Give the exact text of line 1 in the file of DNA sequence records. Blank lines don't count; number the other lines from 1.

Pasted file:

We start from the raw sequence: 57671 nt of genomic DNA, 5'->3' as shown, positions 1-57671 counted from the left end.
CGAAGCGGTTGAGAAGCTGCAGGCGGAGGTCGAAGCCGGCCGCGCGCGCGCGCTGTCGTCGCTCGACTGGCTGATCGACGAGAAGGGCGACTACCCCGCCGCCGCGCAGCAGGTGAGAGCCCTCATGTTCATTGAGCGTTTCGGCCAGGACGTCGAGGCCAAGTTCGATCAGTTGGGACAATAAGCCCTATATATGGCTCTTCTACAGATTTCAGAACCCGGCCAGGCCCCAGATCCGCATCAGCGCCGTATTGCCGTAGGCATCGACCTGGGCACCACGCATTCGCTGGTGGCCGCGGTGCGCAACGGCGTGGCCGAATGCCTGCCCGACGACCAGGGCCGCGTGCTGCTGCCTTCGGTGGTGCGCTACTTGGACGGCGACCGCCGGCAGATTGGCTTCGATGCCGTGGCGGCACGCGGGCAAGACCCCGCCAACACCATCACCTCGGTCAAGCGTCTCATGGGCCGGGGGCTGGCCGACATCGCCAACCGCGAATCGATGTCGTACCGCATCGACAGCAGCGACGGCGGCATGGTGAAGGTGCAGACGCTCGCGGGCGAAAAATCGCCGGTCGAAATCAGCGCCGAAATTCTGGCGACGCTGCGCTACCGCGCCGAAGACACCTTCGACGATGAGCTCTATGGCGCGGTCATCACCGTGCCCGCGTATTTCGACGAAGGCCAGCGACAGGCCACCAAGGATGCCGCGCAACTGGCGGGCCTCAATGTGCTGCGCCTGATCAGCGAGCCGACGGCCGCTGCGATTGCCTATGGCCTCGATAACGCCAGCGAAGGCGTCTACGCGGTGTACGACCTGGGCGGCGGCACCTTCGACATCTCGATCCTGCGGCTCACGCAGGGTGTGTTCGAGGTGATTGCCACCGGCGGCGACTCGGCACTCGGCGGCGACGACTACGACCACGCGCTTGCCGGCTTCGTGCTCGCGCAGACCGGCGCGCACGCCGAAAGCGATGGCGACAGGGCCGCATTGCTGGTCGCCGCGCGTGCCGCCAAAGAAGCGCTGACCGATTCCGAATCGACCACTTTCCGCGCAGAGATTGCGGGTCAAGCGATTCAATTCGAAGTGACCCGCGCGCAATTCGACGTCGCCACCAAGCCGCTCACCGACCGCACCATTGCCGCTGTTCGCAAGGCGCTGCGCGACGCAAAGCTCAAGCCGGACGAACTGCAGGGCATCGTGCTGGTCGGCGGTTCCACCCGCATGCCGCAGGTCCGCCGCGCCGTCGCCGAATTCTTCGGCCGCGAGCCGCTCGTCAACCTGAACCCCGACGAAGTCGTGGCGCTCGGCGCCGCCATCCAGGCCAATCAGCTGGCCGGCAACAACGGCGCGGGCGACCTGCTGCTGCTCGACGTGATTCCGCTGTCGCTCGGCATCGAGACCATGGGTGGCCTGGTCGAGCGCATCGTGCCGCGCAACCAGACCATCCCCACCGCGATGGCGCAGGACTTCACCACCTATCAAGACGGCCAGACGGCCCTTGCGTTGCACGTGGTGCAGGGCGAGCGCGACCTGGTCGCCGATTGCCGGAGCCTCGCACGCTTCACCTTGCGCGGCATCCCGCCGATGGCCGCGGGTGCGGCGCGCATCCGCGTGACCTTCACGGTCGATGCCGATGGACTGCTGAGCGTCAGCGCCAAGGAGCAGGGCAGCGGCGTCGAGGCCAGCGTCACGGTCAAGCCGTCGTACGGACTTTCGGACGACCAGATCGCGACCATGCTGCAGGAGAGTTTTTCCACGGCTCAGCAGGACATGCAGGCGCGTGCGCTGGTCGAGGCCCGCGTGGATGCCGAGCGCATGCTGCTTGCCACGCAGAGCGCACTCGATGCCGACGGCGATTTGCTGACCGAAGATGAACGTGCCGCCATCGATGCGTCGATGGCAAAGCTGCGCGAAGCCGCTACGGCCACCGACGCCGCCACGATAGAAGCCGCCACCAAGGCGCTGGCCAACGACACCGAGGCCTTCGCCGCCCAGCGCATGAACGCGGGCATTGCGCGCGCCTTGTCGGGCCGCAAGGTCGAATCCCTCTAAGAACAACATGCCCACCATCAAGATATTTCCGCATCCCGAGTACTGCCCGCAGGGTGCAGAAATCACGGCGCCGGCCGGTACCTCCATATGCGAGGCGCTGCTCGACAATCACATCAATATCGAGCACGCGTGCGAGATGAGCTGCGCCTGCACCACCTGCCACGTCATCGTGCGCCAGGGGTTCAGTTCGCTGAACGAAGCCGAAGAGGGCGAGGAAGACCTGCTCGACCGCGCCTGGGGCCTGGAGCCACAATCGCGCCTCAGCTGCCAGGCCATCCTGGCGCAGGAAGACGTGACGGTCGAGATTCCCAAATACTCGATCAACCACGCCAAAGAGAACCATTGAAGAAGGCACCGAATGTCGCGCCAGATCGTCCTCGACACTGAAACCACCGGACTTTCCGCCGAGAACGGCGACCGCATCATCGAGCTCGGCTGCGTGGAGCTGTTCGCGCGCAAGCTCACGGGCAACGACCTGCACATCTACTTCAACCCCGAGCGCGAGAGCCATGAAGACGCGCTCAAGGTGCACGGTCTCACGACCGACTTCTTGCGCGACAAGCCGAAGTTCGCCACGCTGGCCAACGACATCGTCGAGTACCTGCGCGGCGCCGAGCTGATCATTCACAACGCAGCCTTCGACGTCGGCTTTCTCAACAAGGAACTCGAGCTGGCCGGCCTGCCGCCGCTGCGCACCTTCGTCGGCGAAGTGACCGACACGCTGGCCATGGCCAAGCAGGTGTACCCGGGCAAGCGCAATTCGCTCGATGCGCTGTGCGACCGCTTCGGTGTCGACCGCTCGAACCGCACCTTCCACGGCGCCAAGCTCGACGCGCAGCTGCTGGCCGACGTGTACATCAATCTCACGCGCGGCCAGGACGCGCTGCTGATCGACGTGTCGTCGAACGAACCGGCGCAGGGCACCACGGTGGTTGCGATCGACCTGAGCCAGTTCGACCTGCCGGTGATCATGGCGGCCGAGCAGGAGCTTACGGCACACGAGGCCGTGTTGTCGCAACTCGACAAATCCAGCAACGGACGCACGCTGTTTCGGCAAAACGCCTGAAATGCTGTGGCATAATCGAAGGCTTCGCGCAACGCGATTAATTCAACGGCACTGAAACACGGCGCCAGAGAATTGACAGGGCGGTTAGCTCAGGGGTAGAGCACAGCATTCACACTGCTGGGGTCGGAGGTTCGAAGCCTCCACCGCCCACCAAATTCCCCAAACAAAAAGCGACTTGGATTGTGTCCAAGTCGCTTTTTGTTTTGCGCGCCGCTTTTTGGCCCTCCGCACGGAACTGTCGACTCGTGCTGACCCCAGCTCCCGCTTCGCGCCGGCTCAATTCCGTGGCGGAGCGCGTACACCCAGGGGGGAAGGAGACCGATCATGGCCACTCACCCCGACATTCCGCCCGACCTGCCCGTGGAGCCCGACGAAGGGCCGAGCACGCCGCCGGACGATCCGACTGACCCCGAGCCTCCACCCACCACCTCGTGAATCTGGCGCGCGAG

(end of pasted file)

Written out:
We start from the raw sequence: 57671 nt of genomic DNA, 5'->3' as shown, positions 1-57671 counted from the left end.